Smart cities are an emerging solution to the question at the heart of converging trends in rapid urbanization and technological advances: How do we build a world ready for the future, today?
According to the United Nations, 68% of the world’s population is expected to live in cities by 2050. The UN also says sustainable urbanization is the key to successful development. Cities and countries around the world will, in the years ahead, face serious challenges in meeting the needs of their growing urban populations. As our cities grow and expand, we must improve our collective offerings in housing, transportation, energy systems and infrastructure. We must find new avenues for employment and the provision of education and health care. In preparing our world for the next generation of growth and advancement, the technologies powering the smart city movement are set to play a vital role.
Most people, when they think of smart cities, probably think of science fiction; Big Brother’s telescreens in George Orwell’s 1984, or retinal scanners in convenience stores a la Demolition Man. But the reality of the smart city in the real world is far more benign, with an emphasis on technologies that power the infrastructure of the city itself. Even today, smart infrastructure controls our power grids, our water flows and our traffic patterns.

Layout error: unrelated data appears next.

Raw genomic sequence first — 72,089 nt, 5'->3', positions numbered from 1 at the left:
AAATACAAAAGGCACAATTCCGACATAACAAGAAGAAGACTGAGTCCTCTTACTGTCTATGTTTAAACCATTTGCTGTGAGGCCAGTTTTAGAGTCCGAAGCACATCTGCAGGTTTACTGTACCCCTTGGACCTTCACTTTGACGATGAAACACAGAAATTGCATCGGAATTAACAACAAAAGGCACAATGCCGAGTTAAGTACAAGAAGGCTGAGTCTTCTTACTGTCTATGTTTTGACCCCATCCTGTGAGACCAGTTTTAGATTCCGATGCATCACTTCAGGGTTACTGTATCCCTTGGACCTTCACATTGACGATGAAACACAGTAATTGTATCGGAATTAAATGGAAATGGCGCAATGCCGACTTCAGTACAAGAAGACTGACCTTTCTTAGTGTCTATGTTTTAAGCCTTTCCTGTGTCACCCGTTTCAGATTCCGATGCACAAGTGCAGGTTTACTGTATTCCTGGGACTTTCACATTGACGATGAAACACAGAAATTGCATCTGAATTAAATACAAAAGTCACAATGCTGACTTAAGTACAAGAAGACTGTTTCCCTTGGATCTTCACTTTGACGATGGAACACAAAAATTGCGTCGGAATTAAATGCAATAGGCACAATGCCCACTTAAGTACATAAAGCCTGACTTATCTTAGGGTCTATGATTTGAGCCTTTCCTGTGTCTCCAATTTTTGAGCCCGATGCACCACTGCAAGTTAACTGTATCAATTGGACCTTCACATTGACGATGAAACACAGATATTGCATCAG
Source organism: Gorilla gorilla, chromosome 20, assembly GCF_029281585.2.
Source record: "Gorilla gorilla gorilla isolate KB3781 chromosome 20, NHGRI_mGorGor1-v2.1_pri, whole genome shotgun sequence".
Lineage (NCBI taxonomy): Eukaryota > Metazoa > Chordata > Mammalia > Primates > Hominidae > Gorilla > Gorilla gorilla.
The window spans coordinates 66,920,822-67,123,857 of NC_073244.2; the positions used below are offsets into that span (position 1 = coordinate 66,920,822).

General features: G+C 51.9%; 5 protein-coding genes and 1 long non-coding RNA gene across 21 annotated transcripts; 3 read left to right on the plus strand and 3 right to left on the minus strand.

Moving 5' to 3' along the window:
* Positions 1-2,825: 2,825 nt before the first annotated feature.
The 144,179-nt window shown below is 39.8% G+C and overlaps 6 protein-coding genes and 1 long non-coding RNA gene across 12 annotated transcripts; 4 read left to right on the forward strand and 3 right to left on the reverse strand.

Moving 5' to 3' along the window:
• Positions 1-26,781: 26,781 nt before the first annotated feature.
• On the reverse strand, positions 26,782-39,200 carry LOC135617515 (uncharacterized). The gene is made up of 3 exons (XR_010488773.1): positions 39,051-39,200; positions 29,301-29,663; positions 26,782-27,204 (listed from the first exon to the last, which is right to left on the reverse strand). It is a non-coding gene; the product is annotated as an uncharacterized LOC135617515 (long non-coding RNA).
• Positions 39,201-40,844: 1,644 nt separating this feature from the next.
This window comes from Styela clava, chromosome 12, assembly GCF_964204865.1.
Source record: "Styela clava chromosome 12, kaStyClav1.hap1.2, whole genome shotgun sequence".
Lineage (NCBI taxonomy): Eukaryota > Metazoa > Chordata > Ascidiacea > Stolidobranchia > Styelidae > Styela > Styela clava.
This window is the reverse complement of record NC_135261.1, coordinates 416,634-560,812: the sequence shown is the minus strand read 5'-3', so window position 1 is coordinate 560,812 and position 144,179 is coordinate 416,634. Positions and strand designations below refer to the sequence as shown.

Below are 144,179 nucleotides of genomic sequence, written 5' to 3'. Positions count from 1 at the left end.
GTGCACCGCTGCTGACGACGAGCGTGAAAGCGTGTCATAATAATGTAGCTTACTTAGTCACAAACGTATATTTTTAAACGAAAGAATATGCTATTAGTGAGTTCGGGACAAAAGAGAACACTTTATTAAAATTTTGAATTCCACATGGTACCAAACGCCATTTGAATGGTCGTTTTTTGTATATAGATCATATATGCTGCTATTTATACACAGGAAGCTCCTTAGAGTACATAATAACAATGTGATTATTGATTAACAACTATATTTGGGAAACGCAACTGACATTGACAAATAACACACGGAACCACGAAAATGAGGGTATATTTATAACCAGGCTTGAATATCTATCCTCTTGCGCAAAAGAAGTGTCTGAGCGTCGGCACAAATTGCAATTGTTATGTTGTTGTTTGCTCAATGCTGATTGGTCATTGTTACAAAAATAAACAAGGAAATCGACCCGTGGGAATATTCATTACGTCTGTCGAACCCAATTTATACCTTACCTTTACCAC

However, somewhere soon, the smart city as we know it today will begin to take siloed systems and connect them, integrating infrastructure around us with our devices, our online data and ultimately our lives. Even at home, smart devices controlled through the internet of things (IoT) are beginning to integrate into single points of control. Imagine that at the infrastructural level.
Although centralized and multifaceted connections controlled at single points of contact may be rare today, smart cities powered by interconnected IoT are the vision of the near future.
Devices connected to the IoT can autonomously perform pre-set actions and can adjust on the fly based on real-world conditions. With smart lighting, for example, failures are automatically reported to the system, and energy production can be more closely dependent on consumption in real-time. Moreover, in our homes and offices, lights left on can automatically dim when ambient lighting is bright enough — to reduce the use of unneeded electricity.
Cities can become smarter, too, with garbage cans that alert waste management when waste-collection is warranted. With more intelligent and efficient routes, garbage collectors can visit only the waste bins that need it.
Imagine the possibilities that could come with our people-driven and interconnected devices and the self-aware objects around us. Thanks to the ever-expanding communication potential between the two, challenges like finding a parking space may become a worry of the past. Today, certain models of cars can find an open spot using ultrasonic soundwaves and drive you right to that open spot in minutes.